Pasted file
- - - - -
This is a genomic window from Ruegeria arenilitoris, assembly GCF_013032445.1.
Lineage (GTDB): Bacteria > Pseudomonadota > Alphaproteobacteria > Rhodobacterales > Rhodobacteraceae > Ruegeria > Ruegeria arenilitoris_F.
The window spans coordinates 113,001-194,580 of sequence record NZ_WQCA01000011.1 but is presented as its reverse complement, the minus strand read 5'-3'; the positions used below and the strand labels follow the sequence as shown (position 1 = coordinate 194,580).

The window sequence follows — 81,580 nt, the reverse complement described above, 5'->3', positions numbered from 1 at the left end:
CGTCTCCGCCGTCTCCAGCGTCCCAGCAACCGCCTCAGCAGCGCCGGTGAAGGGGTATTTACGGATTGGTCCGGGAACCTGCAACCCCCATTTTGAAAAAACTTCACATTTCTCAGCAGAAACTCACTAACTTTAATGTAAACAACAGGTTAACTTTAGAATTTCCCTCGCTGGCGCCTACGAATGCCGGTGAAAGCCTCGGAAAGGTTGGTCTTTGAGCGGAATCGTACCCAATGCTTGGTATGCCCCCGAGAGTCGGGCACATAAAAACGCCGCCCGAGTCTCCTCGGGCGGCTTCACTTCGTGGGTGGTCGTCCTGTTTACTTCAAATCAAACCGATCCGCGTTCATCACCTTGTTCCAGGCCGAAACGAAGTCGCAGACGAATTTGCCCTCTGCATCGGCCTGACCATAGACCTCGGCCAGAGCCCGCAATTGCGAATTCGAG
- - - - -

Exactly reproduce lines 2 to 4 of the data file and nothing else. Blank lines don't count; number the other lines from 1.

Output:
Lineage (GTDB): Bacteria > Pseudomonadota > Alphaproteobacteria > Rhodobacterales > Rhodobacteraceae > Ruegeria > Ruegeria arenilitoris_F.
The window spans coordinates 113,001-194,580 of sequence record NZ_WQCA01000011.1 but is presented as its reverse complement, the minus strand read 5'-3'; the positions used below and the strand labels follow the sequence as shown (position 1 = coordinate 194,580).

The window sequence follows — 81,580 nt, the reverse complement described above, 5'->3', positions numbered from 1 at the left end: